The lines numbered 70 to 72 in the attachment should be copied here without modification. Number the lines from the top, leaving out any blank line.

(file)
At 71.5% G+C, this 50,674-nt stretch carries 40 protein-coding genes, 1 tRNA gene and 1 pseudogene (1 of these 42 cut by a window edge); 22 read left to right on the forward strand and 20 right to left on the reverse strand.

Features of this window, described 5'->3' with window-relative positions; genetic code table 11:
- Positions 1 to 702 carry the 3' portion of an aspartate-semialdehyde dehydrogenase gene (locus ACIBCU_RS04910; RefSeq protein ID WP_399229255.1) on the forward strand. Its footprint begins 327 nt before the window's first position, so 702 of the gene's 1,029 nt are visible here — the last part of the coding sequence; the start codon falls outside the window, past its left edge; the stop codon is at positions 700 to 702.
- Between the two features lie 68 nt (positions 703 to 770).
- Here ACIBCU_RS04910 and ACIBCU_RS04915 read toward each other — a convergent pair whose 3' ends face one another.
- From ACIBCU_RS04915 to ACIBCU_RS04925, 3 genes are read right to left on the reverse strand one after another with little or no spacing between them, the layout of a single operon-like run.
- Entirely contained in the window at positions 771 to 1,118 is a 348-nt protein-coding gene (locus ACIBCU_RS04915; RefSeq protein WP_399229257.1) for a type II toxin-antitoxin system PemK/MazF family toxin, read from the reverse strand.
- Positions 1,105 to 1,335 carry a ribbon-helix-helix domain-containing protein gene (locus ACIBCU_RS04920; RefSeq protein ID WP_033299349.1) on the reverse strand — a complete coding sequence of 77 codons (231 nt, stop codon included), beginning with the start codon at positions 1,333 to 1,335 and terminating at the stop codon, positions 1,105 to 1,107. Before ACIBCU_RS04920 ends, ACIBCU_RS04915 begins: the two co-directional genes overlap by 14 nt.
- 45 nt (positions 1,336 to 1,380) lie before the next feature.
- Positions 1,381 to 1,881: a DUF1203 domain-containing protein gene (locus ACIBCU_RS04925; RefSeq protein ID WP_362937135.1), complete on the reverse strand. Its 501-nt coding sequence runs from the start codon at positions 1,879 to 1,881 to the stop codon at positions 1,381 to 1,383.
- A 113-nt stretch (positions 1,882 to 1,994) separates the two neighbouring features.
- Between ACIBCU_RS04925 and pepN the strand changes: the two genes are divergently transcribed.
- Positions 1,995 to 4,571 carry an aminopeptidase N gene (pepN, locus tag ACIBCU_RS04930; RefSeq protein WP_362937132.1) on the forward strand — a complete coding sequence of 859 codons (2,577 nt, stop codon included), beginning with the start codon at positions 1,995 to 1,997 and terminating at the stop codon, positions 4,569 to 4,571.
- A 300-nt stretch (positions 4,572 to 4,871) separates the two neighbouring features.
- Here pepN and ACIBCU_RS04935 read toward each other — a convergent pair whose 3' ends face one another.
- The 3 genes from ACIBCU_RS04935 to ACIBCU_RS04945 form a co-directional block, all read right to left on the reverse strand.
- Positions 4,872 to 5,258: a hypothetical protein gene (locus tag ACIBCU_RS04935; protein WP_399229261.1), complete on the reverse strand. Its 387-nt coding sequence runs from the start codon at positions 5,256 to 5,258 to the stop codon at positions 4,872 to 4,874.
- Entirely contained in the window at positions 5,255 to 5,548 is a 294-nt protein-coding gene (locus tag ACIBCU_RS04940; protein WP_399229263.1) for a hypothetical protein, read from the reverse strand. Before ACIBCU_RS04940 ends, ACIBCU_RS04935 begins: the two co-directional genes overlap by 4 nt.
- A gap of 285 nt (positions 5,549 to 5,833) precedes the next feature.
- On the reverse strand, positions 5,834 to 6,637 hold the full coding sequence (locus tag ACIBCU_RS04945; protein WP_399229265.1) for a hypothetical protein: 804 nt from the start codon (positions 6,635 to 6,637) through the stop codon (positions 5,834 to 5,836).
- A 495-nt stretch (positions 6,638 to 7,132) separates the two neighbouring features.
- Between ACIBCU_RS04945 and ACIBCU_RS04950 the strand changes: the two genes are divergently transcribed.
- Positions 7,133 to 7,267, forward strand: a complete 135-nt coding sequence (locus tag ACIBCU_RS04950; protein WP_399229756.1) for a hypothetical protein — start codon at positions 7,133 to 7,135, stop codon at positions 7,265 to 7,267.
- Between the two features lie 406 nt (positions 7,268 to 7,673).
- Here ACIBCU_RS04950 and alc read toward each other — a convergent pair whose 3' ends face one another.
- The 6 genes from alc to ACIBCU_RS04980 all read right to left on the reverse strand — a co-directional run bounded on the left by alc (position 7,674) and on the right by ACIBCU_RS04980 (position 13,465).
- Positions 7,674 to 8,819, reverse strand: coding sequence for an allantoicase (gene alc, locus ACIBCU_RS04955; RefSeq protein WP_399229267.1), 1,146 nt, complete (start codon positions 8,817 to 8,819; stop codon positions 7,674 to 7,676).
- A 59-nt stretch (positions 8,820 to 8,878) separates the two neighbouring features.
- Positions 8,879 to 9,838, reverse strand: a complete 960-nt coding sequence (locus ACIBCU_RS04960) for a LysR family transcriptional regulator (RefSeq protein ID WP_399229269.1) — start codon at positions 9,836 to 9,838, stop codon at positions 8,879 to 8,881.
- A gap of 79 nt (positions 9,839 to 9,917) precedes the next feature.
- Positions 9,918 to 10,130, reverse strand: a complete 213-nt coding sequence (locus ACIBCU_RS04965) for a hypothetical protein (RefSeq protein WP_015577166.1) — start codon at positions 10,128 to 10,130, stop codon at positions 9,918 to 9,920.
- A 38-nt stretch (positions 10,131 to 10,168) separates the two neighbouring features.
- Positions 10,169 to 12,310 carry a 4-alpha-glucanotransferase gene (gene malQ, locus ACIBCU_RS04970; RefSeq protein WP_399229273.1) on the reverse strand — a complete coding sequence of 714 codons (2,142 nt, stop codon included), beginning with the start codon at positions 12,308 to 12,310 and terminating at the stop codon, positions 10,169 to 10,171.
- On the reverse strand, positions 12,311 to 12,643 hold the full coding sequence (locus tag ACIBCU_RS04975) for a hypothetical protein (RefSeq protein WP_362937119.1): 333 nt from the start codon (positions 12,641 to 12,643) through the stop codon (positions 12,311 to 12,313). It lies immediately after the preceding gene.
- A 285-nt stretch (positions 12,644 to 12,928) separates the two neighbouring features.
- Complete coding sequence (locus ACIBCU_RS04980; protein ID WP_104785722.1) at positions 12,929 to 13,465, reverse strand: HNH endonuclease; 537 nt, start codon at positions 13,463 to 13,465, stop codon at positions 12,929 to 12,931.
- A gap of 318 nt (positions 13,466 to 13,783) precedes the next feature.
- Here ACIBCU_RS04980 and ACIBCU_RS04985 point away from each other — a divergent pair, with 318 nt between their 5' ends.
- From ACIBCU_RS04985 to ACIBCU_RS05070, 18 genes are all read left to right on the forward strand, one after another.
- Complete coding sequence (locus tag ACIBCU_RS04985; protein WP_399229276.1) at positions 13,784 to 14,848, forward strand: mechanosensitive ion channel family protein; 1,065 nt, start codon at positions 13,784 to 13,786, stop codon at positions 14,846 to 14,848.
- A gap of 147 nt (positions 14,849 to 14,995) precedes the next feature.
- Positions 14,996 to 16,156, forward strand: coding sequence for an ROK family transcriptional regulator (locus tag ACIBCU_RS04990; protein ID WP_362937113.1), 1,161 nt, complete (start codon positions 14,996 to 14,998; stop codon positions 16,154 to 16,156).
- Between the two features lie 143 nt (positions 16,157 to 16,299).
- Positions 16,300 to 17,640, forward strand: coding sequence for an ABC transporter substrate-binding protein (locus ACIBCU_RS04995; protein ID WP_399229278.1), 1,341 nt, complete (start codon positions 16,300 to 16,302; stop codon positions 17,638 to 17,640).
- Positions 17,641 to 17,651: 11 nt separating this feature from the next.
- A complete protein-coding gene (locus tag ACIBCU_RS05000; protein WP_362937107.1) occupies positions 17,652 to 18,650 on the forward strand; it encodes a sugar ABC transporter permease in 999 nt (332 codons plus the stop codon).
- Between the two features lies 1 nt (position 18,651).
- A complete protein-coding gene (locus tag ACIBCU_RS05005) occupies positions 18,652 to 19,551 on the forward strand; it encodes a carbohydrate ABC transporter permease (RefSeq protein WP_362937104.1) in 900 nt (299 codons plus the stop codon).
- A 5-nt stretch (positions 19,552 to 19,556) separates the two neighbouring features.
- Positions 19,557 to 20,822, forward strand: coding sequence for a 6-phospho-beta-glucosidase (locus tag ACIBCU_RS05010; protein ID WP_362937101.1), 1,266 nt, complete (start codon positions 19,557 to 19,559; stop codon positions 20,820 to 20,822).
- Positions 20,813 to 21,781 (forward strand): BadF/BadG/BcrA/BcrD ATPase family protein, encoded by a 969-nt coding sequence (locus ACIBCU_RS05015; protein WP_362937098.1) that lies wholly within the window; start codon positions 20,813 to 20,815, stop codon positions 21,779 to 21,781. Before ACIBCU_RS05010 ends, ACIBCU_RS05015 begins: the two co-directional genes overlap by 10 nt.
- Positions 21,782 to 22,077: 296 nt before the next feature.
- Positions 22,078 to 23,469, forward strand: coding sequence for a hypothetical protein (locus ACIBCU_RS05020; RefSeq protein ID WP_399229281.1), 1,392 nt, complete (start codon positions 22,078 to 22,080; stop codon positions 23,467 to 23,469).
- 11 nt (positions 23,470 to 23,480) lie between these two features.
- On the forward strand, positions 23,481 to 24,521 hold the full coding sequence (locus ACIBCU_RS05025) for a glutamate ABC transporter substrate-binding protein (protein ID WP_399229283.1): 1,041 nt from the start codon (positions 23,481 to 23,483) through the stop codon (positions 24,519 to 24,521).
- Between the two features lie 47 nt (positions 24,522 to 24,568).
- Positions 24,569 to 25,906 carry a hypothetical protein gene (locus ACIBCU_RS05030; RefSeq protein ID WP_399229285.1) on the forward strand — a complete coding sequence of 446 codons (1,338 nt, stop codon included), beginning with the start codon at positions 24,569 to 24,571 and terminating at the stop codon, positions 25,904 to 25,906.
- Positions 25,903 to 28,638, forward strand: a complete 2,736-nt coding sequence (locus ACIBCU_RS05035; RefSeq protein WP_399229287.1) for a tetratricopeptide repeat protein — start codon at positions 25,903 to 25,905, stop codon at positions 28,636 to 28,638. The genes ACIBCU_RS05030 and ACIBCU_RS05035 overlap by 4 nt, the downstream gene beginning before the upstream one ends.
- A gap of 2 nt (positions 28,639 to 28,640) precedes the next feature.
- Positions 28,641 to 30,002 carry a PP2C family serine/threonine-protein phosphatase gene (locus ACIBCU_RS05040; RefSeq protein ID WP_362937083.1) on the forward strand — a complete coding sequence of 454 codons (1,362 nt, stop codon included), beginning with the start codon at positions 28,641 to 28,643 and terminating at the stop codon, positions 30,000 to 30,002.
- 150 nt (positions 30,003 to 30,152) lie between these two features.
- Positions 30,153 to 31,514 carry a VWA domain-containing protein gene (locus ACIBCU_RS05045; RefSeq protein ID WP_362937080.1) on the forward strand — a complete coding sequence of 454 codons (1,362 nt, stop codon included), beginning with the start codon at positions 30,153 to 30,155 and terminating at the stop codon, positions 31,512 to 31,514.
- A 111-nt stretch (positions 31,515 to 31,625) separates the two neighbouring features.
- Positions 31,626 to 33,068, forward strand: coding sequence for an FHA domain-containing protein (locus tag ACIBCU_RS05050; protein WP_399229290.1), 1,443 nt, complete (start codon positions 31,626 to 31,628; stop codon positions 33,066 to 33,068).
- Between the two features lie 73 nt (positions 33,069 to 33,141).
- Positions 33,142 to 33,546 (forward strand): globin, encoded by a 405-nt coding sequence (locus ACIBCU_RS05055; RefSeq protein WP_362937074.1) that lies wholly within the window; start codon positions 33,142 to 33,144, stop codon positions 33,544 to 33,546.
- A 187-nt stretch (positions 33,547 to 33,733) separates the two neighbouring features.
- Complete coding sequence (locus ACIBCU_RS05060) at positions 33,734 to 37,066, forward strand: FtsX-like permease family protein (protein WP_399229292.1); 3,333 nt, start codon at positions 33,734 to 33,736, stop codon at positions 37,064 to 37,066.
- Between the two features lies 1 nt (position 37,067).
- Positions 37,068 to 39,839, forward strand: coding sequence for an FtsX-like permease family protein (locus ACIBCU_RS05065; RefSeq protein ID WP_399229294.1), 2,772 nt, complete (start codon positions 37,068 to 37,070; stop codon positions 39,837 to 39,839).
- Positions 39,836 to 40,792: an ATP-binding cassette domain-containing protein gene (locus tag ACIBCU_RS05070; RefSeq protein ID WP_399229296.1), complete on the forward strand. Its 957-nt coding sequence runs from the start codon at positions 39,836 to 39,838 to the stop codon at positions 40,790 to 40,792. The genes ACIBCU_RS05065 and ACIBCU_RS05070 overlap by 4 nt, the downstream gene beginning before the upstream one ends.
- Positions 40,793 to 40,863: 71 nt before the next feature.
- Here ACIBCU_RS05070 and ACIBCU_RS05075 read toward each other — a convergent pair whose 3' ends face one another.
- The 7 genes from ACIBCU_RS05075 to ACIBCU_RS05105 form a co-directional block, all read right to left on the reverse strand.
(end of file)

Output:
- Positions 37,068 to 39,839, forward strand: coding sequence for an FtsX-like permease family protein (locus ACIBCU_RS05065; RefSeq protein ID WP_399229294.1), 2,772 nt, complete (start codon positions 37,068 to 37,070; stop codon positions 39,837 to 39,839).
- Positions 39,836 to 40,792: an ATP-binding cassette domain-containing protein gene (locus tag ACIBCU_RS05070; RefSeq protein ID WP_399229296.1), complete on the forward strand. Its 957-nt coding sequence runs from the start codon at positions 39,836 to 39,838 to the stop codon at positions 40,790 to 40,792. The genes ACIBCU_RS05065 and ACIBCU_RS05070 overlap by 4 nt, the downstream gene beginning before the upstream one ends.
- Positions 40,793 to 40,863: 71 nt before the next feature.